Nigerians wallow in unending power outages as exported liquefied natural gas power almost all European countries

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Near the tip of Nigeria’s Bonny Island, an arrowhead speck of land where the Atlantic Ocean meets the Niger Delta, a giant plant last year produced enough liquefied natural gas to heat half the UK for the winter.

Most of it was shipped out of the country, with Spain, France and Portugal the biggest buyers.

Naija247news recalled that Nigeria loses $10m daily to crude oil theft’ and with crude oil selling at $100 per barrel, that means it’s $10 million per day, which has been lost and mainly to the country because you know, NNPC has 60 percent of most of the joint ventures and we pay tax at 85 percent.

Just 17 miles away in the town of Bodo, residents still use black-market kerosene and diesel to light wood stoves and power electricity generators.

The fuel is manufactured with crude stolen from the foreign energy giants — Shell, Eni and TotalEnergies — that co-own the Bonny Island facility along with the Nigerian government.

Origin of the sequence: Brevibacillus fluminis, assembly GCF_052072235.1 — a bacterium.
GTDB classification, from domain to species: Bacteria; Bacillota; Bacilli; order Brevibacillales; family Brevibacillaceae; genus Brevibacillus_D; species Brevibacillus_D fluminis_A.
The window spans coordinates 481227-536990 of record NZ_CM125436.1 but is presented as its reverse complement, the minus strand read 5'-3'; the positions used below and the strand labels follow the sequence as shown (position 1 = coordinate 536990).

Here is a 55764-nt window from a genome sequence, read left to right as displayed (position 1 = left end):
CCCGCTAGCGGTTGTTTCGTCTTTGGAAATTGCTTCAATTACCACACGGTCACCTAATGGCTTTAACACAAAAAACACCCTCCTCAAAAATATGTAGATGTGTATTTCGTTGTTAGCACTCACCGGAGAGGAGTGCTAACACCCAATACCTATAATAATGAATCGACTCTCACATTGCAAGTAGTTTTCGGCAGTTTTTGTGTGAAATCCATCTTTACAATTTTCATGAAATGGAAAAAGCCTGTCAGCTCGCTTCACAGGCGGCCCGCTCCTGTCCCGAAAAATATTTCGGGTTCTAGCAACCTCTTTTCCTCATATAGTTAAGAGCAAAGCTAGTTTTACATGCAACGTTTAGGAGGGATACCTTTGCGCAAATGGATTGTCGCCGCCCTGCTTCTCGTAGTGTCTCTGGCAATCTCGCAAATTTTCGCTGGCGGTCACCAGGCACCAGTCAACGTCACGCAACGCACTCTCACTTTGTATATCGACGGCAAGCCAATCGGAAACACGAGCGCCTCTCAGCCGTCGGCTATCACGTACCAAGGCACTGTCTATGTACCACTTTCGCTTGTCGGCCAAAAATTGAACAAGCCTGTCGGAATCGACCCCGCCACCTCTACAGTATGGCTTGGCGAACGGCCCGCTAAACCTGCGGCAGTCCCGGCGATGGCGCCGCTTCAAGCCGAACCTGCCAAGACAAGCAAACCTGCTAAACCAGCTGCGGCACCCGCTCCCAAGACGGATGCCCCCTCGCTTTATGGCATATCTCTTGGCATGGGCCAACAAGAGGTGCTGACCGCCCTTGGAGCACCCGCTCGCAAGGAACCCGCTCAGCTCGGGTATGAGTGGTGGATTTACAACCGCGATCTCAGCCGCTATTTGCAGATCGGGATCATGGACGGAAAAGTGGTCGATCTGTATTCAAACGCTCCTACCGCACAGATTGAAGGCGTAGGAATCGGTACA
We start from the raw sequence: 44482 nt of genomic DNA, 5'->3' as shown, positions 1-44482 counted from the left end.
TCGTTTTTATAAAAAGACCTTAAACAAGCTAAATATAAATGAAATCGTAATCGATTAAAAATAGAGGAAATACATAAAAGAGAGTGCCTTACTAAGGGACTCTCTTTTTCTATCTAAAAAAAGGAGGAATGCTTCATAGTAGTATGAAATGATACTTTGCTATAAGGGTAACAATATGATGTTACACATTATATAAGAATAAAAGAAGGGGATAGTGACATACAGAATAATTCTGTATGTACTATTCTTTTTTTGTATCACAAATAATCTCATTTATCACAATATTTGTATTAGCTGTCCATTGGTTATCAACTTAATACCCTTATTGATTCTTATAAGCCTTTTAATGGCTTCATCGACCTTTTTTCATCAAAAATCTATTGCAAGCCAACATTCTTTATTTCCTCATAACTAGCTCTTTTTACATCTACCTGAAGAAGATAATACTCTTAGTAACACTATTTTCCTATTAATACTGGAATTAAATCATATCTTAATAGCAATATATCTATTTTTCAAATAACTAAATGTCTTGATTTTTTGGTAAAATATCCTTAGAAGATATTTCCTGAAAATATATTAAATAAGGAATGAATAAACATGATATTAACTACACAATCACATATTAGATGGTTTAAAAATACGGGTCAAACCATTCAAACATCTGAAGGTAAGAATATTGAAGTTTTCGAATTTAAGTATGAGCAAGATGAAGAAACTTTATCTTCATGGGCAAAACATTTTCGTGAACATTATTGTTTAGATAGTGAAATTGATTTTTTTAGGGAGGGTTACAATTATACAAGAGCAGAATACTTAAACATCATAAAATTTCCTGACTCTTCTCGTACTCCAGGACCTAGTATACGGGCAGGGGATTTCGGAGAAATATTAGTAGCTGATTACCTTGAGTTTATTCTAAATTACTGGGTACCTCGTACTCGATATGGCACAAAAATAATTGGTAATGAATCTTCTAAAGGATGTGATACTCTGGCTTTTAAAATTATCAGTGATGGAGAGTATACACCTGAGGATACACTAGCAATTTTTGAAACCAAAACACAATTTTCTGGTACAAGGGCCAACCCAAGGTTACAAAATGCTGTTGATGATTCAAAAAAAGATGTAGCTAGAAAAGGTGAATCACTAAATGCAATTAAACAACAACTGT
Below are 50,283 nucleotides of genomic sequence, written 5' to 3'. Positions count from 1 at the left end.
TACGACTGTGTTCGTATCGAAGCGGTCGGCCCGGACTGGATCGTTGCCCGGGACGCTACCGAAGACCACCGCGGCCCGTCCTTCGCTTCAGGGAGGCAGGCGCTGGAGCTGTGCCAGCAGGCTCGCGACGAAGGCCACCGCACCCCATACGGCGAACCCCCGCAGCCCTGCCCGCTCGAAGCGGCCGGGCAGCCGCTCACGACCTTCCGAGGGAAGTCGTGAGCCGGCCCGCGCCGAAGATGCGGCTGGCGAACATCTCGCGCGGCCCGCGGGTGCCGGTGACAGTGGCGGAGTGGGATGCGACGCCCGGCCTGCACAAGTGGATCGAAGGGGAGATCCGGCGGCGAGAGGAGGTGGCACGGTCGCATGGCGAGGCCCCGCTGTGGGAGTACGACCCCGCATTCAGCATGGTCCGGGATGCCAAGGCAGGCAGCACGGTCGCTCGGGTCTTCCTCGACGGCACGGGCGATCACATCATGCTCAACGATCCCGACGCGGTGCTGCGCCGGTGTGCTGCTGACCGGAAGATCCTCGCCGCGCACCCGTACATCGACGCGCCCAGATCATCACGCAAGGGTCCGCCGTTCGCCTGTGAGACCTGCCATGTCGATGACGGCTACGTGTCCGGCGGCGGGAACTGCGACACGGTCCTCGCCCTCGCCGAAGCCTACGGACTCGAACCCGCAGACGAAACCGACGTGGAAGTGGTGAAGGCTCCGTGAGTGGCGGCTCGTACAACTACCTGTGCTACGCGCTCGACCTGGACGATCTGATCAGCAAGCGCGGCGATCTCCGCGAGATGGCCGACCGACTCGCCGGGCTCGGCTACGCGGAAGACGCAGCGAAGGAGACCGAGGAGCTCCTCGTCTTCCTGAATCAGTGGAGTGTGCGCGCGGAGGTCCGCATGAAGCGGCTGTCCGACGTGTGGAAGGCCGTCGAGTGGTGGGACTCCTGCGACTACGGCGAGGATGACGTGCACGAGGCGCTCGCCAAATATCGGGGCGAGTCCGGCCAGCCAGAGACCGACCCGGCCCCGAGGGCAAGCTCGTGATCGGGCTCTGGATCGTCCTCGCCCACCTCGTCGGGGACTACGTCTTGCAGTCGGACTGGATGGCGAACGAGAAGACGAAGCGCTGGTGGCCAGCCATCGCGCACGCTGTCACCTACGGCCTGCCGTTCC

“The gas here goes to Bonny and Europe to power homes and industries but we have no benefits from it,” said Pius Dimkpa, chairman of Bodo’s local community development committee. “Nothing comes to us.”

Nigeria has 3% of the world’s proven gas reserves, yet has tapped almost none of it. Like most African countries, what has been extracted is mostly sent to Europe, which now wants to import even more to make up for supplies lost to Moscow’s invasion of Ukraine. Italy in April struck fresh deals to buy gas from Angola and the Republic of Congo, while Germany has been looking to secure supplies from Senegal. That’s despite discouraging the use of gas and other fossil fuels around the world in pursuit of global climate goals, a case some European leaders made at the United Nations’ COP26 conference in Glasgow last November.

While African leaders are eager for the millions in revenue that the gas deals are likely to bring in, they’re also calling out the sudden interest in their resources as a double standard that perpetuates the West’s exploitation of the region. They question why Africa must move away from dirty fuels — thereby delaying access for hundreds of millions of people to electricity — even as its gas is used to keep the lights on in Europe.

Rich countries have been reluctant to fund pipelines and power plants that would facilitate the use of gas in Africa because of its emissions, yet haven’t delivered on promises to help finance green projects that could be an alternative source of energy.